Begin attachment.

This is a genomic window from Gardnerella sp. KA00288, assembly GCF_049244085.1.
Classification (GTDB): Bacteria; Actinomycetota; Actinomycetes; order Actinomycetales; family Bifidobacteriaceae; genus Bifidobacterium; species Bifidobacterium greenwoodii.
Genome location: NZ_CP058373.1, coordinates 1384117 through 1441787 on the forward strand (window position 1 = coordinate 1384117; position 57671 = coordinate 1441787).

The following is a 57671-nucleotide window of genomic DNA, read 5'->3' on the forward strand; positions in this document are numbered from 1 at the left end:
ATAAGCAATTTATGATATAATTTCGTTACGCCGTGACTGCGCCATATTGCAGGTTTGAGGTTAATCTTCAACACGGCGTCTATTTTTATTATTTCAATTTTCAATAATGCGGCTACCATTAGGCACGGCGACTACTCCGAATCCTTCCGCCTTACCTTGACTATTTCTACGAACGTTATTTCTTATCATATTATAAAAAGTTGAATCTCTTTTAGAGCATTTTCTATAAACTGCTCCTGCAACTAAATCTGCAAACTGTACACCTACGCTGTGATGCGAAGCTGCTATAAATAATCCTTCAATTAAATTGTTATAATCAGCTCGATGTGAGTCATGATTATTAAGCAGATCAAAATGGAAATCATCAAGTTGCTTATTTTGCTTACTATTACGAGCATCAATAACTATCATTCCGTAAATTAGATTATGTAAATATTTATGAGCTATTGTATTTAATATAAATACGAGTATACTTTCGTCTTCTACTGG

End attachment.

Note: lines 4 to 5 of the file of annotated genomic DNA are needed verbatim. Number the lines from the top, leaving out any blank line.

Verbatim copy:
The following is a 57671-nucleotide window of genomic DNA, read 5'->3' on the forward strand; positions in this document are numbered from 1 at the left end:
ATAAGCAATTTATGATATAATTTCGTTACGCCGTGACTGCGCCATATTGCAGGTTTGAGGTTAATCTTCAACACGGCGTCTATTTTTATTATTTCAATTTTCAATAATGCGGCTACCATTAGGCACGGCGACTACTCCGAATCCTTCCGCCTTACCTTGACTATTTCTACGAACGTTATTTCTTATCATATTATAAAAAGTTGAATCTCTTTTAGAGCATTTTCTATAAACTGCTCCTGCAACTAAATCTGCAAACTGTACACCTACGCTGTGATGCGAAGCTGCTATAAATAATCCTTCAATTAAATTGTTATAATCAGCTCGATGTGAGTCATGATTATTAAGCAGATCAAAATGGAAATCATCAAGTTGCTTATTTTGCTTACTATTACGAGCATCAATAACTATCATTCCGTAAATTAGATTATGTAAATATTTATGAGCTATTGTATTTAATATAAATACGAGTATACTTTCGTCTTCTACTGG